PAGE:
Why Meetings Should End in Action Items

We’ve all experienced this workplace scenario: just when you’re in a super-productive groove, checking off your to-do list and impressing yourself with your productivity, a reminder pops up: you’re due in a meeting in 15 minutes. “Oh great,” you think. “This will be a complete waste of time.” By the time the meeting is over, your day is completely derailed and you’ve lost your momentum. To make matters worse, nothing was actually accomplished!

Meetings are a necessary part of business. Most of us wouldn’t dread them if we felt they were actually productive, instead of a waste of valuable time. Unfortunately, too often meetings are ineffective, where little is accomplished and participants feel frustrated.

It doesn’t have to be that way. When people have a clear expectation of a meeting’s objective and what they need to do next, they’re more likely to engage. Your meetings will be more productive, and you won’t be wasting anyone’s time. Most important, your colleagues won’t be filled with dread each time you call a meeting.

Here, we’ll highlight some simple ways to make meetings more effective, by respecting everyone’s time, creating action items and following up.

Respect Everyone’s Time

In the current business climate, most businesses are doing more with less. They’re asking employees for higher productivity, or combining the work of two people into one position. When planning meetings, it’s more important than ever to acknowledge that your co-workers could be overworked and stressed out, with very little extra time.

Since people hate wasting time, the meeting organizer’s job is to ensure it doesn’t happen. Here’s how:

  • Decide who really needs to participate, and invite only those people. Provide meeting notes to others who need to be informed, but don’t need to attend.
  • Prepare an agenda and stick to it. Determine the meeting objective and state it front and center. An example might be, “We’re meeting to establish a preliminary range for the sales staff’s annual salary increase.”
  • Then, list the actions that need to occur in the meeting to accomplish the objective. Use verbs such as “discuss,” “review,” “brainstorm,” “schedule,” and “decide.”
  • Keep the meeting as short as possible. If necessary, establish time limits for discussions and table undecided items until the next meeting.

If you’ve run an efficient meeting, you will accomplish the objective. Now, what happens when participants return to their offices and get back to work? Will Steve do that salary survey he mentioned? Was Meredith supposed to contact the management team for input? Or will everyone have forgotten what he or she agreed to do? Assigning action items prevents confusion over who does when, and when.

 Create and Assign Action Items

Before everyone leaves the room, determine what needs to happen next. By following these steps, you’ll have a clear plan of action:

  • Take official notes. Encourage participants to fully engage by assigning an official note-taker or recording the meeting. It’s difficult to be both facilitator and note-taker, so recruit someone else. Assure attendees they will receive a report, including key points and decisions made by the group, along with action items.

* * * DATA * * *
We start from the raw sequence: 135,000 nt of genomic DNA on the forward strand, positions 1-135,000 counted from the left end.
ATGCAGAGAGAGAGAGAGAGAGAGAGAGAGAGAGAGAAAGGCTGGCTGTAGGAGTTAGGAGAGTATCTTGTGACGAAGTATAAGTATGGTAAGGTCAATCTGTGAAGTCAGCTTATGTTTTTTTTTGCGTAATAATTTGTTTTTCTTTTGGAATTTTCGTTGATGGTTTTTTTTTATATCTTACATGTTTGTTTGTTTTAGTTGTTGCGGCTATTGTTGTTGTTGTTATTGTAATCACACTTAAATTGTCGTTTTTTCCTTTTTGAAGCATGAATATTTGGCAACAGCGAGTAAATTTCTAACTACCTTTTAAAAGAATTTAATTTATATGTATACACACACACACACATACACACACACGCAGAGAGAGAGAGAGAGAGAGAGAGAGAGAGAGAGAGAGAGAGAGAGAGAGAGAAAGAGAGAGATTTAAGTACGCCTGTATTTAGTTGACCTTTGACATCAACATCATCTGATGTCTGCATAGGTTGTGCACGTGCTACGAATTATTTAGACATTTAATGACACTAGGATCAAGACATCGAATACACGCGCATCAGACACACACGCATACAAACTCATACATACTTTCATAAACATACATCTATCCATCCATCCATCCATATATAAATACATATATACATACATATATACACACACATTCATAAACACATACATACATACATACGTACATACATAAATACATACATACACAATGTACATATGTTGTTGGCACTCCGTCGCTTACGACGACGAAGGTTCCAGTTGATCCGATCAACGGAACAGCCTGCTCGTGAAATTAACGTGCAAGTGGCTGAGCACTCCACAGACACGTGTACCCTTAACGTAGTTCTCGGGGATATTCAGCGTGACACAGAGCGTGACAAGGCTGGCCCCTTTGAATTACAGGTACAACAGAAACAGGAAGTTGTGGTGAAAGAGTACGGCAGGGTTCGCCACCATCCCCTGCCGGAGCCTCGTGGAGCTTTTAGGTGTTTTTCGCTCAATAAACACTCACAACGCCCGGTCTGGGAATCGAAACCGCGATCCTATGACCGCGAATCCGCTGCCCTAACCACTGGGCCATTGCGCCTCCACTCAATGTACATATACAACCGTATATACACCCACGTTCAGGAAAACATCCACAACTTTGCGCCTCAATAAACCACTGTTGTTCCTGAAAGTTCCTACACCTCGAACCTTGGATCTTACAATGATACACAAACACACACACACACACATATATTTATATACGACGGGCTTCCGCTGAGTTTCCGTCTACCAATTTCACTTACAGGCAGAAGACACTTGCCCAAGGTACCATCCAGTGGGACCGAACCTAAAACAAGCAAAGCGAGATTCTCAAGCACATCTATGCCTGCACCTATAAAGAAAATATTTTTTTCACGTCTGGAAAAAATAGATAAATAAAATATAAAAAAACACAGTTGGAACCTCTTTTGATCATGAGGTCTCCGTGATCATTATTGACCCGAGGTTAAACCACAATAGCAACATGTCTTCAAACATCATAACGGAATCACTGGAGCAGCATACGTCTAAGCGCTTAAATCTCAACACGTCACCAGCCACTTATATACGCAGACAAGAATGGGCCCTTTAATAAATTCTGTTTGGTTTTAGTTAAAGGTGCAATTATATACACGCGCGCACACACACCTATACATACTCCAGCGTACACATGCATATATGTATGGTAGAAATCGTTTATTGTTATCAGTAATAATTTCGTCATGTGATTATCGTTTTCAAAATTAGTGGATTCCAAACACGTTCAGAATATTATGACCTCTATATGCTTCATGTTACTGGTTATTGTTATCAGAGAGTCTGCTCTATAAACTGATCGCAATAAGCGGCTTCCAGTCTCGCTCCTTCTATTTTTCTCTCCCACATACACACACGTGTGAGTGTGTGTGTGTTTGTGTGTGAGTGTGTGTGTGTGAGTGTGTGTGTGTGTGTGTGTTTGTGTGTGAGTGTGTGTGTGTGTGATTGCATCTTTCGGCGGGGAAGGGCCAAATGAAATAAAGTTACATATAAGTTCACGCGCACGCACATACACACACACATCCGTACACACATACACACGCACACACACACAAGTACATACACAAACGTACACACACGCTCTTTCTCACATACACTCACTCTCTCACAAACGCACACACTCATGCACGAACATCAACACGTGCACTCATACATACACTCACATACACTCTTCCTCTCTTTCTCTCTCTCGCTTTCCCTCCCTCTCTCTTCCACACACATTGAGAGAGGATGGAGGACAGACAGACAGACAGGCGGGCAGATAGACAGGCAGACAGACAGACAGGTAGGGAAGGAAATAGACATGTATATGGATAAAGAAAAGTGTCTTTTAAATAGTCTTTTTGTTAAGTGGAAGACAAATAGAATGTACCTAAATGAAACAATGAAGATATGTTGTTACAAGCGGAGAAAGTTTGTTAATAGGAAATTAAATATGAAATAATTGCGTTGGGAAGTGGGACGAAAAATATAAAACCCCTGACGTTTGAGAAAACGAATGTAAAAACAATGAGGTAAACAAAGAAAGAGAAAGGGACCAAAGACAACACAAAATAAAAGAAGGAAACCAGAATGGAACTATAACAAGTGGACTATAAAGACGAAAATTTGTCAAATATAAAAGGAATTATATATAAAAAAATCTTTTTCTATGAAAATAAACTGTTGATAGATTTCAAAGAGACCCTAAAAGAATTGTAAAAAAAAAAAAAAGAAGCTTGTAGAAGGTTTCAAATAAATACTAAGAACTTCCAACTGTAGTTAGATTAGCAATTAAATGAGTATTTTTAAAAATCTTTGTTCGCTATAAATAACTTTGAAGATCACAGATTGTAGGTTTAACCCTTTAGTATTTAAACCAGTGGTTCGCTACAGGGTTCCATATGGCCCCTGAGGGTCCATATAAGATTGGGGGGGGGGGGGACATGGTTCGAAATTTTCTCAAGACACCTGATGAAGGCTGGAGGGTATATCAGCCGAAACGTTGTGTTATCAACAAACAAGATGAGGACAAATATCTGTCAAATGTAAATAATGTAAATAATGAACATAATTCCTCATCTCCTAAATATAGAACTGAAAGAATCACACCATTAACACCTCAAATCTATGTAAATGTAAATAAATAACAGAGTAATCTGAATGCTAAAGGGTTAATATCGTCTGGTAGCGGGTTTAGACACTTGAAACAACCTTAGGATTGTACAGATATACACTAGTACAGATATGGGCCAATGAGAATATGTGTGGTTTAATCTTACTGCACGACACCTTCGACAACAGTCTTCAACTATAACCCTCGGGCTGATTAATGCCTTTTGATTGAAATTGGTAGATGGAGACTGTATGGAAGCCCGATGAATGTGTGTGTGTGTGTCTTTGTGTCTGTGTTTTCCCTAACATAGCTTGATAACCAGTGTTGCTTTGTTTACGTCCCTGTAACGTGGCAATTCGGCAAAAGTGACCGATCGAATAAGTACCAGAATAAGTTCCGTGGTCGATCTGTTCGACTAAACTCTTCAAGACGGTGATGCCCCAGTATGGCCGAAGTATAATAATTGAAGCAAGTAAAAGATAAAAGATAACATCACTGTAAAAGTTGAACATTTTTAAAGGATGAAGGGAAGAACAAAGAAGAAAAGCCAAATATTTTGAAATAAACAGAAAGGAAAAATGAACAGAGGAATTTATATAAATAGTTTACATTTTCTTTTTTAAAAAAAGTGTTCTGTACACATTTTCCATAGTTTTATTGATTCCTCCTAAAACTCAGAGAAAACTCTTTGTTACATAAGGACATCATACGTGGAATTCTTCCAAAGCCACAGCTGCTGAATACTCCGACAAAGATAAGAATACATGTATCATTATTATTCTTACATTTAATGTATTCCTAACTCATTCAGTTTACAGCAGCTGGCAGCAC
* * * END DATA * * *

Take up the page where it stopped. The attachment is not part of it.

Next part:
• Decide how decisions will be implemented. Ask participants for input on how the group’s decisions will be implemented. These will be the action items.
  •  Assign tasks to the group. Determine who is best equipped to handle each action item.
  • Distribute notes and action items to the group. As soon as possible post-meeting, distribute a report and list of action items to each participant. Each item should have a clear expectation of what is necessary for successful completion, as well as a due date. Avoid using “ASAP,” since people are more accountable to actual calendar dates.

Assigning action items ensures that the meeting objectives are not forgotten when participants return to their offices and aforementioned to-do lists. It’s just as important to follow up and hold people accountable for their action items.

 Follow Up and Report Progress

Action items are the most important component of a meeting. They ensure something will be accomplished and keep all team members on the same wavelength. Remember, it’s essential to hold your co-workers accountable for their action items, or the due dates will come and go without any progress.

Follow up with each attendee to make sure they’re on track. Stop by to talk, send an email or make a phone call to check in, and extend due dates as necessary. Report any progress back to the entire group on a regular basis, until all action items are complete.

 To Make Meetings Effective, End with Action Items

Meetings can move projects along or stop them in their tracks – it all depends on how they are run. By following these steps, you’ll make your meetings more productive and effective, with actionable items that get things done. Instead of feeling resentful that their time is being wasted, your co-workers might even look forward to your meetings. Especially if you don’t forget the doughnuts!

Erin Palmer is a contributor to U.S. News University Directory – a leading source for higher education information online. The directory provides working professionals a reliable place to locate accredited colleges. Offerings include advanced business degrees and certificate programs in areas such as; human resources, marketing and project management.  For additional information, please visit http://www.usnewsuniversitydirectory.com.